Heads up! Massive Sale on Garmin, Suunto, Polar, Trainers and more! There’s two huge sales going on – first is a major Garmin sale, including $100 off new Forerunner 945 and $150 off the Fenix 5 Plus. Along with the Varia Radar, Garmin Edge 130 & 1030, and plenty more.
Plus there’s the big semi-annual 20% off sale, with virtually all major trainers and power meters included. Wahoo KICKR’s, Tacx NEO’s, Elite Direto’s and Suito’s, Saris H3, Kinetic, R1 4iiii Fliiiight, Stages, and many more. Not to mention the GPS units from Garmin, Polar, COROS, Lezyne, Suunto, Apple and others.
No? Ok, well, I did. And more importantly – so did 4iiii and STAC. And true to their word they’ve got a new trainer product to show at Eurobike, the Fliiiight trainer. Yes, again, there’s four i’s in there. My keyboard already hates me enough after the last 24 hours.
Now if you put on that memory hat again you might remember that STAC’s past trainers have been unique in that the resistance is done via magnets that don’t actually touch your rear wheel, but rather generate forces to resist it. As such, there’s zero sound from the trainer itself, with the only sound coming from your normal bike drive chain (which in this case mostly depends on how clean you keep it). Their concept carries through to Fliiiight, except now with a far easier setup/configuration, and no more need for wheel weights.
Here’s the quick overview video:
Got all that? Let’s dive into the tech specs of the updated version.
Tech Specs & Initial Ride:
The best way to sum up the entire 4iiii Fliiiight is in three words: Not complicated anymore.
Alternatively: Not convoluted anymore
Further: Not fugly anymore
I’ve gotta believe that when 4iiii/STAC sat down to build this iteration, they looked at their top complaints by users and reviewers and simply checked through them all. The previous version was complicated and convoluted to set up. Not hard, but just prone to plenty of places it could go wrong. And when it went wrong – then people had a bad setup. I remember the first time I tried it out on their unit at the show floor and was like ‘Woah, this is so much better than my setup at home!’, after which we talked through the nuances of that setup process for their unit versus what I did wrong. Once I went home I was able to replicate it.
So to start, the entire system now has this crazy robotic automatic calibration ‘thing’. Seriously, the entire back half of the trainer has an internal motorized slider that moves left and right independently (the two arms), and then figures out where your wheel is (independently) and shifts in real-time to match your wheel and the sub-second variations of your accelerations (For real: Just watch the video).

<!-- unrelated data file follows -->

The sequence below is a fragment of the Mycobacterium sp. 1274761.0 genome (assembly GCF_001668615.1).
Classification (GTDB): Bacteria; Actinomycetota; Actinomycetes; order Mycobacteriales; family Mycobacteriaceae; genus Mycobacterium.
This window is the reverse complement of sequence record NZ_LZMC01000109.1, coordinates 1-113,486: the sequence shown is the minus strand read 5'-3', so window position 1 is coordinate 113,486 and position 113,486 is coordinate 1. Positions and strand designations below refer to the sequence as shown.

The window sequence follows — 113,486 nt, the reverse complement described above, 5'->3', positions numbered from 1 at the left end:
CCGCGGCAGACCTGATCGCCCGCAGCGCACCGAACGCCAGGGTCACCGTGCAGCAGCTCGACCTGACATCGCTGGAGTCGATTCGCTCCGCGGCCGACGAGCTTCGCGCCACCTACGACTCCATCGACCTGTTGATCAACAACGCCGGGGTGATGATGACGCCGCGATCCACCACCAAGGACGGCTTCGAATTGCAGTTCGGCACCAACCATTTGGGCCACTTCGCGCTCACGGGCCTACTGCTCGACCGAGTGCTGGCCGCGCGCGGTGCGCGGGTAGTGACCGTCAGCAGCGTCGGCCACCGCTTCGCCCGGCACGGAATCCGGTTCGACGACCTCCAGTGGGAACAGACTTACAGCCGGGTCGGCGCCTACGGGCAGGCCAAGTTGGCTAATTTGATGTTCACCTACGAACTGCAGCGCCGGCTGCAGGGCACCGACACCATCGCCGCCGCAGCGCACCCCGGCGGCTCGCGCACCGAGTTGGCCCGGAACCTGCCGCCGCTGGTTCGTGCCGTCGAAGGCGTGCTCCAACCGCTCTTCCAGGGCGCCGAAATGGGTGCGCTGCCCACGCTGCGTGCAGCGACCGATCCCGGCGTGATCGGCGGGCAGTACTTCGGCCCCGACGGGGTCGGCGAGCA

But it gets more fascinating than that. They’re using an optical sensor affixed to the tips of the little poles near your rear wheel to measure acceleration so that they can adjust for it in real-time on resistance.
All you do is place this small white straw/sleeve bit on your spoke, and it uses that as the reflector:
Next, if you actually watch the system in the back, it ‘pulses’ in and out dependent on your cadence. One of the things 4iiii says this addresses is the sub-second changes that you output on the wheel-speed, which in turn means the entire thing feels smoother since the system can compensate on it constantly and instantly. But how does it feel? More on that in a second, first, some tech specs.
So let’s run through the key tech specs:
– Price: $599USD, October availability – Wheel-on trainer, requires metal wheel (not carbon rim) – Portability: Yes, with 2hr built-in battery if you want – Max Resistance: 2,200w – Max Incline Simulation: 7% – Accuracy level: +/- 1% – Trainer Control: ANT+ FE-C & Bluetooth Smart FTMS – Power Transmission: Both ANT+ & Bluetooth Smart open power signals – Cadence Transmission: Yes – No more wheel weights needed
So why aren’t wheel weights needed? Well, previously the wheel weights served to increase the flywheel weight which in turn increased road-like feel. It was also to negate the lack of precision on the magnetic resistance aspect constantly changing. In other words, it provided smoothing. But with the fast resistance changes, they can do it all magnetically.
Actually, before we talk about ride feel – it’s actually a portable trainer that’s viable for warm-ups at races. That’s because it has a battery built into it, which gives you about 2 hours of ride time if needed: